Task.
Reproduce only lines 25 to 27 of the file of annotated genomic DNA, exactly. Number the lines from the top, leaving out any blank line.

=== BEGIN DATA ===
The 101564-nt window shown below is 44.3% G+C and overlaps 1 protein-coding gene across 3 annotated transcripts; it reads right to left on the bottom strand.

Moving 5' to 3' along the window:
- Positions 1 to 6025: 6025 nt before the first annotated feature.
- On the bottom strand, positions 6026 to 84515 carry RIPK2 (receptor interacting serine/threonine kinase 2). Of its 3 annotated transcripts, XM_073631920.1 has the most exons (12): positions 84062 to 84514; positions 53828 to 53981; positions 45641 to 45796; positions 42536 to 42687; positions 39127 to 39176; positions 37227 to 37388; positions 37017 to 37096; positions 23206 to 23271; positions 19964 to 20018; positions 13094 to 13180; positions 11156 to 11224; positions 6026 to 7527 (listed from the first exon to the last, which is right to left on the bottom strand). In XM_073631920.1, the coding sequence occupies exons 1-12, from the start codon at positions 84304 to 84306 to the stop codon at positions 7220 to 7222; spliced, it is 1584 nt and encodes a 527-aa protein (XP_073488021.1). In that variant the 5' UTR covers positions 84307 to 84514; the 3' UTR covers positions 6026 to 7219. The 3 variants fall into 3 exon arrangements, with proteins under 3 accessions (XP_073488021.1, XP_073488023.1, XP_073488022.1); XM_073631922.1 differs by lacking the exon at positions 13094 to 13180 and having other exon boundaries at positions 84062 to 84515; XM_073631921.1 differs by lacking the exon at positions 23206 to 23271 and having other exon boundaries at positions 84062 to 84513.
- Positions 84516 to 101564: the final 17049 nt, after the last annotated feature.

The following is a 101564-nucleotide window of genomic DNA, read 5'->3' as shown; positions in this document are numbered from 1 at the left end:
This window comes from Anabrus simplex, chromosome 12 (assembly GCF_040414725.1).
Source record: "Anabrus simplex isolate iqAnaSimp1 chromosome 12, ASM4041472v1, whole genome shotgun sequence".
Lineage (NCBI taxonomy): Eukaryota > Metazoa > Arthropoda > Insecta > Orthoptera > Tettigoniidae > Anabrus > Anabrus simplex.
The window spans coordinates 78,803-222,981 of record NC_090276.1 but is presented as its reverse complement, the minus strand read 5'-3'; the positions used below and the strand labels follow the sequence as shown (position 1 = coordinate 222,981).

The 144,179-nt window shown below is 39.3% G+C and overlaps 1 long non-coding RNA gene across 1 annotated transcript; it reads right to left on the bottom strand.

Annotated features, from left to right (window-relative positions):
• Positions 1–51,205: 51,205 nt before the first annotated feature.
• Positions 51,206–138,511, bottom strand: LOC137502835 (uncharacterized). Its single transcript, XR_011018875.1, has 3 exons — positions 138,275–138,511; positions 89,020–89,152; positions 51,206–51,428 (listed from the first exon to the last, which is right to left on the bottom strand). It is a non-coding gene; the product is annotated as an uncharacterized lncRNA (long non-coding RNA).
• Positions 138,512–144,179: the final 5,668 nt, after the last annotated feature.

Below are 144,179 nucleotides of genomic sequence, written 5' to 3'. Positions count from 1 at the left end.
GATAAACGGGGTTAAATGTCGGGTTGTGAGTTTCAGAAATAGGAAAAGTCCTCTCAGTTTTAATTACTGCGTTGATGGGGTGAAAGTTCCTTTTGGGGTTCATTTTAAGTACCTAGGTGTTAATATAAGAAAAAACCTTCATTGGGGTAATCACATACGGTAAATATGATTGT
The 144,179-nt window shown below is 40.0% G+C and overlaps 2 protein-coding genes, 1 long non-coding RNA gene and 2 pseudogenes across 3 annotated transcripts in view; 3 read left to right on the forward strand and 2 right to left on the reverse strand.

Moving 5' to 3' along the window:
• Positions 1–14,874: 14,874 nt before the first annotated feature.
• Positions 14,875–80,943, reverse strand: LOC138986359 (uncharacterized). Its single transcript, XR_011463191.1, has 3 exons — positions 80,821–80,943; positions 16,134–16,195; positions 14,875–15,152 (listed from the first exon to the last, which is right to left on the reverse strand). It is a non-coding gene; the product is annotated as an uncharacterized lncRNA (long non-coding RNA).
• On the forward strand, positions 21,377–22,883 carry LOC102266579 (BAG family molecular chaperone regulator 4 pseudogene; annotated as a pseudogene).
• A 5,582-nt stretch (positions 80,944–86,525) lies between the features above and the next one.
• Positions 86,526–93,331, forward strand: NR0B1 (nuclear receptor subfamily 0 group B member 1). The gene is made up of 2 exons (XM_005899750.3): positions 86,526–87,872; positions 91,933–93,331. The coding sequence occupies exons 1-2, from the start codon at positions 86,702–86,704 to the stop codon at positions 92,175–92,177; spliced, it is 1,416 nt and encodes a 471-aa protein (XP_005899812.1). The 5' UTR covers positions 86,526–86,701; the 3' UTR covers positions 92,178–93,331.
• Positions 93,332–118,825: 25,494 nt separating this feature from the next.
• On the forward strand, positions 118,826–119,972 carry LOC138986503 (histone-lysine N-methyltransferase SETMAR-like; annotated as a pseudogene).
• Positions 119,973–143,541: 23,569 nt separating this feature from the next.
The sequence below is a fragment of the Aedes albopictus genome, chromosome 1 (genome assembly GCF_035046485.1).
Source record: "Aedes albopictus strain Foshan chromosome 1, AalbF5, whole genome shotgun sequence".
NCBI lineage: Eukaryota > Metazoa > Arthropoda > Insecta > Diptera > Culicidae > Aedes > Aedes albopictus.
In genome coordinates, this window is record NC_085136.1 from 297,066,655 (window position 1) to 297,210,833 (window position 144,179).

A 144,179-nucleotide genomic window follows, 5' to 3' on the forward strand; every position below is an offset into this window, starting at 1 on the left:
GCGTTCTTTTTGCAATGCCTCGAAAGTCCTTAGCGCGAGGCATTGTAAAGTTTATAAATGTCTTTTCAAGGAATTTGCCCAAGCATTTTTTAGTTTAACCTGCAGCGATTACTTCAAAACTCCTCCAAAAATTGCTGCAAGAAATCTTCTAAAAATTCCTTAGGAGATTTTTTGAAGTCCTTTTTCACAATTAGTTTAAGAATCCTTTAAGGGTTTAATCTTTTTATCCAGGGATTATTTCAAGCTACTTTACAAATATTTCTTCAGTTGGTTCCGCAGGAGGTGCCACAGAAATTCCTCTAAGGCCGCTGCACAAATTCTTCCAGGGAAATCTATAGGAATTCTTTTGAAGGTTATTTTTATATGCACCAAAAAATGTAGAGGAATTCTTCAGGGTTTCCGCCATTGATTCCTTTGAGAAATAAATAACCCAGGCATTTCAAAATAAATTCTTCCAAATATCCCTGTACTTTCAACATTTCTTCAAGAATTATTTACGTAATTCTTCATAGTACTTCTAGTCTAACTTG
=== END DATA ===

• Positions 93,332–118,825: 25,494 nt separating this feature from the next.
• On the forward strand, positions 118,826–119,972 carry LOC138986503 (histone-lysine N-methyltransferase SETMAR-like; annotated as a pseudogene).
• Positions 119,973–143,541: 23,569 nt separating this feature from the next.